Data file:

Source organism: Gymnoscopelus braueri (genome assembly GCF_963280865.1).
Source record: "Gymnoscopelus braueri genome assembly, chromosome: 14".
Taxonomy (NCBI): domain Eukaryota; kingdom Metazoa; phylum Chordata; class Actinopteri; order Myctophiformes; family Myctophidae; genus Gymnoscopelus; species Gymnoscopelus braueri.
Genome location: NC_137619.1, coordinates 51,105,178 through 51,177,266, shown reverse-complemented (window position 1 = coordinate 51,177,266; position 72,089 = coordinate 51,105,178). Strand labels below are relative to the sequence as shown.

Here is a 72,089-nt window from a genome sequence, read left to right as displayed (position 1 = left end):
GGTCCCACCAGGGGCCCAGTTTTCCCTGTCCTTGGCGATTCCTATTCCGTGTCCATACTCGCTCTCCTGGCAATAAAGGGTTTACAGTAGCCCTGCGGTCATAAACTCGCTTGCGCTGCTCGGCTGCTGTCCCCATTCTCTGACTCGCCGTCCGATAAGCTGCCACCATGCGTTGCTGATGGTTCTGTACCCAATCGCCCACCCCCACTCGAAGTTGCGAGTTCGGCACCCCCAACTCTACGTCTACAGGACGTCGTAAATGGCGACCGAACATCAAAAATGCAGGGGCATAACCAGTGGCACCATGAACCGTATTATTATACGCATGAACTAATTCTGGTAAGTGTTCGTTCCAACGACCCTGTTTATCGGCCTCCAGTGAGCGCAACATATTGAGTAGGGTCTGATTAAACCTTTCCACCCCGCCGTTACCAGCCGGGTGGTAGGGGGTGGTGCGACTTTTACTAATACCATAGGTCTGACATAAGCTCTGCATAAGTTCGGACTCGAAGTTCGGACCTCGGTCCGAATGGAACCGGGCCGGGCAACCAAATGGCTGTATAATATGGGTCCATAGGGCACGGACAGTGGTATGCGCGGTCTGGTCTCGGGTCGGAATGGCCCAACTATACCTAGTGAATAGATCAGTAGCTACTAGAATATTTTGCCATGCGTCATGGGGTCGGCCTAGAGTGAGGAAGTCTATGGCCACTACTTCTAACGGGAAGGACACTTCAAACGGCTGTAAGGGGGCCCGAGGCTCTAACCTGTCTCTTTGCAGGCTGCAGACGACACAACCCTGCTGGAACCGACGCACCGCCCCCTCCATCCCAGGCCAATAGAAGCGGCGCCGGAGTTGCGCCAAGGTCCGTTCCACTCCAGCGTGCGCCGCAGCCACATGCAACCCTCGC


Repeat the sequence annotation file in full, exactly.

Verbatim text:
Source organism: Gymnoscopelus braueri (genome assembly GCF_963280865.1).
Source record: "Gymnoscopelus braueri genome assembly, chromosome: 14".
Taxonomy (NCBI): domain Eukaryota; kingdom Metazoa; phylum Chordata; class Actinopteri; order Myctophiformes; family Myctophidae; genus Gymnoscopelus; species Gymnoscopelus braueri.
Genome location: NC_137619.1, coordinates 51,105,178 through 51,177,266, shown reverse-complemented (window position 1 = coordinate 51,177,266; position 72,089 = coordinate 51,105,178). Strand labels below are relative to the sequence as shown.

Here is a 72,089-nt window from a genome sequence, read left to right as displayed (position 1 = left end):
GGTCCCACCAGGGGCCCAGTTTTCCCTGTCCTTGGCGATTCCTATTCCGTGTCCATACTCGCTCTCCTGGCAATAAAGGGTTTACAGTAGCCCTGCGGTCATAAACTCGCTTGCGCTGCTCGGCTGCTGTCCCCATTCTCTGACTCGCCGTCCGATAAGCTGCCACCATGCGTTGCTGATGGTTCTGTACCCAATCGCCCACCCCCACTCGAAGTTGCGAGTTCGGCACCCCCAACTCTACGTCTACAGGACGTCGTAAATGGCGACCGAACATCAAAAATGCAGGGGCATAACCAGTGGCACCATGAACCGTATTATTATACGCATGAACTAATTCTGGTAAGTGTTCGTTCCAACGACCCTGTTTATCGGCCTCCAGTGAGCGCAACATATTGAGTAGGGTCTGATTAAACCTTTCCACCCCGCCGTTACCAGCCGGGTGGTAGGGGGTGGTGCGACTTTTACTAATACCATAGGTCTGACATAAGCTCTGCATAAGTTCGGACTCGAAGTTCGGACCTCGGTCCGAATGGAACCGGGCCGGGCAACCAAATGGCTGTATAATATGGGTCCATAGGGCACGGACAGTGGTATGCGCGGTCTGGTCTCGGGTCGGAATGGCCCAACTATACCTAGTGAATAGATCAGTAGCTACTAGAATATTTTGCCATGCGTCATGGGGTCGGCCTAGAGTGAGGAAGTCTATGGCCACTACTTCTAACGGGAAGGACACTTCAAACGGCTGTAAGGGGGCCCGAGGCTCTAACCTGTCTCTTTGCAGGCTGCAGACGACACAACCCTGCTGGAACCGACGCACCGCCCCCTCCATCCCAGGCCAATAGAAGCGGCGCCGGAGTTGCGCCAAGGTCCGTTCCACTCCAGCGTGCGCCGCAGCCACATGCAACCCTCGC